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Article

Broadening Our Understanding of Farm Children’s Risk Exposure by Considering Their Parents’ Farming Background

1
National Farm Medicine Center, Marshfield Clinic Research Institute, 1000 N Oak Ave, Marshfield, WI 54449, USA
2
Agricultural and Biological Engineering, University of Illinois at Urbana-Champaign, Urbana, IL 61801, USA
*
Author to whom correspondence should be addressed.
Int. J. Environ. Res. Public Health 2021, 18(10), 5218; https://doi.org/10.3390/ijerph18105218
Received: 1 April 2021 / Revised: 11 May 2021 / Accepted: 11 May 2021 / Published: 14 May 2021

Abstract

:
While farm safety researchers have seldom considered the association between farm parents’ background and their children’s safety, researchers who have compared first- and multi-generation farmers have found differences that may shape safety outcomes. We draw on the farm safety and family farm bodies of literature and a survey of 203 United States farm parents to assess the role of farming background in farm children risk exposure. Exploratory in nature, the bivariate analysis revealed no statistically significant differences between first- and multi-generation farmers in children injury, agricultural safety perceptions, knowledge, and practices but revealed differences in key demographic characteristics and parenting styles. A range of factors likely explain these findings with meso- and macro-level factors likely impacting farm parents’ ability to adopt safety practices. In contrast to the emphasis on knowledge and behaviors, we call for the integration of lived realities in farm safety research and to do so in a way that connects realities and choices to larger contexts. We also call on the need to expand the toolkit of interventions to address meso- and macro-level factors. A shift towards addressing social and economic conditions in agriculture could reduce farm children’s injuries while supporting the sustainability of farm labor systems.

1. Introduction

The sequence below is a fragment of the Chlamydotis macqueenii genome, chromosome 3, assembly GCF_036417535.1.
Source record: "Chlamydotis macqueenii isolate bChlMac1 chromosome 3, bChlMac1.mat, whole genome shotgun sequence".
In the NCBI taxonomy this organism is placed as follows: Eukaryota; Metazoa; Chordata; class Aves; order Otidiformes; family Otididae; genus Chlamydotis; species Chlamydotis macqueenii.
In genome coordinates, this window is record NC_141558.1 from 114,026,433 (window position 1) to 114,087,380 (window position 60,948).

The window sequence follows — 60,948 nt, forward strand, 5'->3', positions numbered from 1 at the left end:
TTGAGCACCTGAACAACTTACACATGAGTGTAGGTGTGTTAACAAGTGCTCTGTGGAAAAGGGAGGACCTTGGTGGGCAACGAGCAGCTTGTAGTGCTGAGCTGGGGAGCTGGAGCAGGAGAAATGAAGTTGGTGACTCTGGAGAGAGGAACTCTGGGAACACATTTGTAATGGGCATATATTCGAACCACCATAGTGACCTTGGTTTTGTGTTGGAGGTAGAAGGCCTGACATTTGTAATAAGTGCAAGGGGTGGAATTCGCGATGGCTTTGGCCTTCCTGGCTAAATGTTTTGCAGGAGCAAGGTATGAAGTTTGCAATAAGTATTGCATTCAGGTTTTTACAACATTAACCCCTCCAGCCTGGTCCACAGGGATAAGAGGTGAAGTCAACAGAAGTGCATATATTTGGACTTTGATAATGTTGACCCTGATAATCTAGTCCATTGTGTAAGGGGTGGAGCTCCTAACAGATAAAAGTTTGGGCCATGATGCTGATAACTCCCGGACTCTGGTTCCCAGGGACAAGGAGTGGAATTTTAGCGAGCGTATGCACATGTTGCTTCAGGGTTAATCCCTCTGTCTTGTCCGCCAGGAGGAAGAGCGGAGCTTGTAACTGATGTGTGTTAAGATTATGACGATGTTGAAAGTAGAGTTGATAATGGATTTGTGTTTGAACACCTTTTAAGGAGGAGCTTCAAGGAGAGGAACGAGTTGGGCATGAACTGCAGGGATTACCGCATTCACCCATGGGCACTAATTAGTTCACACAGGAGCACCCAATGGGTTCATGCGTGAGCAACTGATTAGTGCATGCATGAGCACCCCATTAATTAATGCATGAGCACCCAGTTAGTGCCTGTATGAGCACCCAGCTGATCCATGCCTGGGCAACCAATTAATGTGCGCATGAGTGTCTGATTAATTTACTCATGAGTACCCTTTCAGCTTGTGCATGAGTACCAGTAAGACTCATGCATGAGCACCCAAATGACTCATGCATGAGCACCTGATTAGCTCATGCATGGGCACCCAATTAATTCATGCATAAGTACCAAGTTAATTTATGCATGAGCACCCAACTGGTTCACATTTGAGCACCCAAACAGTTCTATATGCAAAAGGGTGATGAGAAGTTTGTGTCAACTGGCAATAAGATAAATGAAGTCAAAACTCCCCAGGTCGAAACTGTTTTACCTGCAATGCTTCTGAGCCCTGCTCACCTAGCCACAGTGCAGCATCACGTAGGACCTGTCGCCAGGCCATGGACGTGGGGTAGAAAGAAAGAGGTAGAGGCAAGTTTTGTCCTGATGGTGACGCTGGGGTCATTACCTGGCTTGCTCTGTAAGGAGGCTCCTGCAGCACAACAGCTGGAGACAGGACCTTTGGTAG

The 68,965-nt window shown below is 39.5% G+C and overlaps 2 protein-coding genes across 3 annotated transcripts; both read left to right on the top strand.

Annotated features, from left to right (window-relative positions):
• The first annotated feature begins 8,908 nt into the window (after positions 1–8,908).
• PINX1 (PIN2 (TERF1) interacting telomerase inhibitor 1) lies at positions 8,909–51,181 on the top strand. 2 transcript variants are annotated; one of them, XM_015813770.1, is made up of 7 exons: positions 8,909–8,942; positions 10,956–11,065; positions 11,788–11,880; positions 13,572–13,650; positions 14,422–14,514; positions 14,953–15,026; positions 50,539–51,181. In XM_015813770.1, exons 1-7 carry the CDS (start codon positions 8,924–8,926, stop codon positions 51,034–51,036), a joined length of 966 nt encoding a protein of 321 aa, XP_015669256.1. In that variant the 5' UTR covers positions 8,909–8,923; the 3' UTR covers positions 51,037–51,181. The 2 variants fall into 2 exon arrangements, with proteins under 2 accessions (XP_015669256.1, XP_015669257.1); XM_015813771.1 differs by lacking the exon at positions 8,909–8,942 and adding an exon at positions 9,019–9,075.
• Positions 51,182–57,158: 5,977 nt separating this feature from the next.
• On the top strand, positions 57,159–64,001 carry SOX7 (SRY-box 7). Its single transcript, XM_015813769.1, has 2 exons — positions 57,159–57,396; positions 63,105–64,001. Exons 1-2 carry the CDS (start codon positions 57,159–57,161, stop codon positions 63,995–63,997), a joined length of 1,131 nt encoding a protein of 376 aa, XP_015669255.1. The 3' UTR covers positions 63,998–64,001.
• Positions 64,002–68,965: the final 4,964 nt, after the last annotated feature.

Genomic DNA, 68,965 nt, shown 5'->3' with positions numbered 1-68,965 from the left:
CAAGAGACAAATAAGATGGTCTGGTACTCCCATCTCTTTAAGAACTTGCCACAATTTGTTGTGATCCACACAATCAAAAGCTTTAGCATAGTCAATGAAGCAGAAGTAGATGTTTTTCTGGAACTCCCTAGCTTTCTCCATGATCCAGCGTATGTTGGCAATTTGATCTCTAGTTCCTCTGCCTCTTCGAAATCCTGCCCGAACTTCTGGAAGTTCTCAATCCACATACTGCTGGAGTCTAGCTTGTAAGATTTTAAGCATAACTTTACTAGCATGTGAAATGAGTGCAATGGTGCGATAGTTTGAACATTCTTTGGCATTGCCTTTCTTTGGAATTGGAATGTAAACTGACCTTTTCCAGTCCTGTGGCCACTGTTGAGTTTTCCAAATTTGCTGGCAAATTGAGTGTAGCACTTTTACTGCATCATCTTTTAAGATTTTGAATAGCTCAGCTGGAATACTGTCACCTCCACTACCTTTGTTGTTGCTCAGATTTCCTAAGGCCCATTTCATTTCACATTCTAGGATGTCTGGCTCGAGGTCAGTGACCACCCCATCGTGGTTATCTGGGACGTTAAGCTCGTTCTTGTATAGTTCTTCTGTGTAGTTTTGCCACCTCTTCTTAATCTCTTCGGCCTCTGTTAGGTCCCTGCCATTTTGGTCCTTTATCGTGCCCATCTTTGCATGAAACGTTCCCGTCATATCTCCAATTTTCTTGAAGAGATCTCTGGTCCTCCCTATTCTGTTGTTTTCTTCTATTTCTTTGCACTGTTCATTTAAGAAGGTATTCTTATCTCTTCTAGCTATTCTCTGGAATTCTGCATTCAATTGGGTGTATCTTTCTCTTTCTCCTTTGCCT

In the United States of America (USA), farm children are exposed to significantly more risks of injury and fatality than the general population [1,2,3,4]. Every day, about 33 children are seriously injured in agricultural-related incidents, and about every three days, a child dies [1,5]. Furthermore, about 60% of agricultural-related injuries are sustained by non-working, by-standing children who live on farms [1]. Farm-related fatalities constitute almost half of all fatalities of all working youth [6]. The high-risk exposure of farm children compared to children in the general population has been explained by several key differences: the overlap of farm children’s home with their parents’ worksite and federal labor laws that permit children to work on their parents’ farm at any age and that permit children younger than 10 to work on non-family-owned farms if the farm is exempt from paying federal minimum wage [7,8,9,10,11,12]. Besides direct health and safety impacts, ensuring the safety of farm children is directly connected to the social and economic sustainability of farm labor systems. Supervising children while doing farm work can reduce farm parents’ productivity [13,14]. Juggling multiple roles can also be stressful [13,15], and stress is associated with higher rates of injury [16,17]. Furthermore, in early stages of the farm business, which have traditionally overlapped with the birth and early years of their children, these farm families are more likely to be in vulnerable positions due to high financial demands [15,18,19,20,21]. These high financial demands may limit farm parents’ abilities to adopt recommended farm safety practices such as the use of physical barriers on the farm or child supervision off the worksite through the use of childcare [22,23].